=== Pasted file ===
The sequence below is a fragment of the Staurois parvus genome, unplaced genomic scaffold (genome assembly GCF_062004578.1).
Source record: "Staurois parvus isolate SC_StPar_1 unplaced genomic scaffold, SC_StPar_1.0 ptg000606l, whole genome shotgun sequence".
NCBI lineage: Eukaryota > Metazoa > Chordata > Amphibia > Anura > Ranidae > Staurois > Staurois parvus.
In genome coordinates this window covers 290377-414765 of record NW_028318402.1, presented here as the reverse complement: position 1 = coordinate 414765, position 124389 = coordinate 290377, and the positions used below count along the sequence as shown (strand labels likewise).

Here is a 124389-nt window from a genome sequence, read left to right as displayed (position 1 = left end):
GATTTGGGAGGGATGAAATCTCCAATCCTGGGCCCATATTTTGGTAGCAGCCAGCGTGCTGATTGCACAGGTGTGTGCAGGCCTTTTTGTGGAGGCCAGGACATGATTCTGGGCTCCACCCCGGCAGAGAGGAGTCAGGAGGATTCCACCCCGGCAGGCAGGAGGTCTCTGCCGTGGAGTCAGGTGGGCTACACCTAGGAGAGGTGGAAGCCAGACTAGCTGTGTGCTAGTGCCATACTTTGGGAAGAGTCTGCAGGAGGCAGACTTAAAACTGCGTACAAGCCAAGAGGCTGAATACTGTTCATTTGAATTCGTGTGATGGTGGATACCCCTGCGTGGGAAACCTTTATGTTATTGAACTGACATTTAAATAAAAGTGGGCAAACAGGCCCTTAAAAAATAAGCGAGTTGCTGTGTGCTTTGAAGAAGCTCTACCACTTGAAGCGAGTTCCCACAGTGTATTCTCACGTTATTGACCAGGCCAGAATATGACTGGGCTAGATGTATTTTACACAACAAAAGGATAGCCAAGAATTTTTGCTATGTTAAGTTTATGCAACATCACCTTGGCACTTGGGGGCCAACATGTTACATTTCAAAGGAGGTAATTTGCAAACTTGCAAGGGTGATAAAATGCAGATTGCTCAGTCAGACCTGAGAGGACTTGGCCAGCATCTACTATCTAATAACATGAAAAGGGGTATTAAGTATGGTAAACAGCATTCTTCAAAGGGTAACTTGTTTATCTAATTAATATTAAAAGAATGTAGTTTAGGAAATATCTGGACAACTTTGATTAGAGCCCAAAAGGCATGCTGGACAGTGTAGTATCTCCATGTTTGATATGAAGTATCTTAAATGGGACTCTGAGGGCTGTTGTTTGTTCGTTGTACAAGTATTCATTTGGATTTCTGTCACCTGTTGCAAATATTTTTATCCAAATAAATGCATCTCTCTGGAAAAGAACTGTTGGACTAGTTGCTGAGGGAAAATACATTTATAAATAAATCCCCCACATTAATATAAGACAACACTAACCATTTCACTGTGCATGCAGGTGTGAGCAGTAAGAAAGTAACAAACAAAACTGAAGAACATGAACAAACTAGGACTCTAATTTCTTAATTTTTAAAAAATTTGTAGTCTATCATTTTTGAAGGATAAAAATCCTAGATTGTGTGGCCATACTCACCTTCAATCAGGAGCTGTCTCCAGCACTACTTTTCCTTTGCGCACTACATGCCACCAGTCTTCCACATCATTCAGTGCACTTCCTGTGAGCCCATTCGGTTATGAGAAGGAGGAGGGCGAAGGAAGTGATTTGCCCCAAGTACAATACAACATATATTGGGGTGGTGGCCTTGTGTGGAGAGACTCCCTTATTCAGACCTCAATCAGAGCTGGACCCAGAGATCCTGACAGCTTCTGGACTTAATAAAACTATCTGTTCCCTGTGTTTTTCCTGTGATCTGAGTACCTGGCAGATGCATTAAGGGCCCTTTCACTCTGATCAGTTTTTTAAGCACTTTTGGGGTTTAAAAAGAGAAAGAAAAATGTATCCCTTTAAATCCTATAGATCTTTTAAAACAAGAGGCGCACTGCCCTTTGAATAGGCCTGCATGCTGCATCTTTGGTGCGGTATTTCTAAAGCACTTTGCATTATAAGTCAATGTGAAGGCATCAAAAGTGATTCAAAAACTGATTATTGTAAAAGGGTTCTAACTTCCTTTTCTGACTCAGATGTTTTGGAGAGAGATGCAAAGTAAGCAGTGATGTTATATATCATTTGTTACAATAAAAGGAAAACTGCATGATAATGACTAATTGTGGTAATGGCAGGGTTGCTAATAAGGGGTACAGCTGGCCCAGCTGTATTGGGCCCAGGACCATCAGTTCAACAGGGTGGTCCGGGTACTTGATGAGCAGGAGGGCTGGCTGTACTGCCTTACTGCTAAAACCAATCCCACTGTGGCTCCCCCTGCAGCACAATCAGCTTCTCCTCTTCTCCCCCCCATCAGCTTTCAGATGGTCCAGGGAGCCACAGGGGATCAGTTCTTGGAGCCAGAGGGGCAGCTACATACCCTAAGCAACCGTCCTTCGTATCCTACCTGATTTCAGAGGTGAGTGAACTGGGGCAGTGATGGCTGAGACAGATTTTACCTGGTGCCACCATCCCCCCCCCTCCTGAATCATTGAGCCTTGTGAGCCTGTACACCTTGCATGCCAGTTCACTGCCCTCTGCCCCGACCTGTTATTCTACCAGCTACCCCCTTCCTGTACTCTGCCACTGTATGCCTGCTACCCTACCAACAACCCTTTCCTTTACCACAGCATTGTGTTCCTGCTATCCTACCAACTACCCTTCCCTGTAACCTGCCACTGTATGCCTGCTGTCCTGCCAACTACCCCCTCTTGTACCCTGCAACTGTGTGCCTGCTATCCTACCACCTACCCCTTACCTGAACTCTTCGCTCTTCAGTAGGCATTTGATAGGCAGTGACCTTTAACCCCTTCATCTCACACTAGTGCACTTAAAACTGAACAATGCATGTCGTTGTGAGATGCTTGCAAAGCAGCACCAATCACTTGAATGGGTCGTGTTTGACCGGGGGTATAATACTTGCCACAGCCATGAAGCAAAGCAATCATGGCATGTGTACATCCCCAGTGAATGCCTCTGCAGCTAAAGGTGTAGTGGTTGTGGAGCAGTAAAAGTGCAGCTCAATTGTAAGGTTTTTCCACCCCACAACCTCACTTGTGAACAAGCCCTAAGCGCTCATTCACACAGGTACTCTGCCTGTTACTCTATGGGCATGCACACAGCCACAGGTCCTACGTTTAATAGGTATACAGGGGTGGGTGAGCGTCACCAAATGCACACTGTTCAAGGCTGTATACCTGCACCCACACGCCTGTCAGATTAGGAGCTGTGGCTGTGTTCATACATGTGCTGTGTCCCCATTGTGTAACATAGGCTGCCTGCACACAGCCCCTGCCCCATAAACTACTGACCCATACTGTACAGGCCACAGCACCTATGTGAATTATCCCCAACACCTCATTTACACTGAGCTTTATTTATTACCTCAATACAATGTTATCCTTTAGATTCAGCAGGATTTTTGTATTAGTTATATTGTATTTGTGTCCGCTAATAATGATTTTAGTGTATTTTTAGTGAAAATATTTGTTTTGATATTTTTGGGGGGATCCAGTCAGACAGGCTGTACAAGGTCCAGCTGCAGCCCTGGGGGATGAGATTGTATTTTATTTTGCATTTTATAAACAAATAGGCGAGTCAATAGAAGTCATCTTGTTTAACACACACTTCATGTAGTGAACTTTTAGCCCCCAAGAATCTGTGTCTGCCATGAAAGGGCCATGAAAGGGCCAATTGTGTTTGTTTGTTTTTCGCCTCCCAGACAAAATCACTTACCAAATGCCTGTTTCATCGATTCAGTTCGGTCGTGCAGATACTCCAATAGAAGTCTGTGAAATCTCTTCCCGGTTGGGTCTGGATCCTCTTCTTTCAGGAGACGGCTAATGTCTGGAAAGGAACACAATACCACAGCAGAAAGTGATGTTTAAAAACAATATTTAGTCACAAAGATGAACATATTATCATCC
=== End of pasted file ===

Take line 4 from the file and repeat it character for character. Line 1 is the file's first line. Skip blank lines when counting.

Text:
In genome coordinates this window covers 290377-414765 of record NW_028318402.1, presented here as the reverse complement: position 1 = coordinate 414765, position 124389 = coordinate 290377, and the positions used below count along the sequence as shown (strand labels likewise).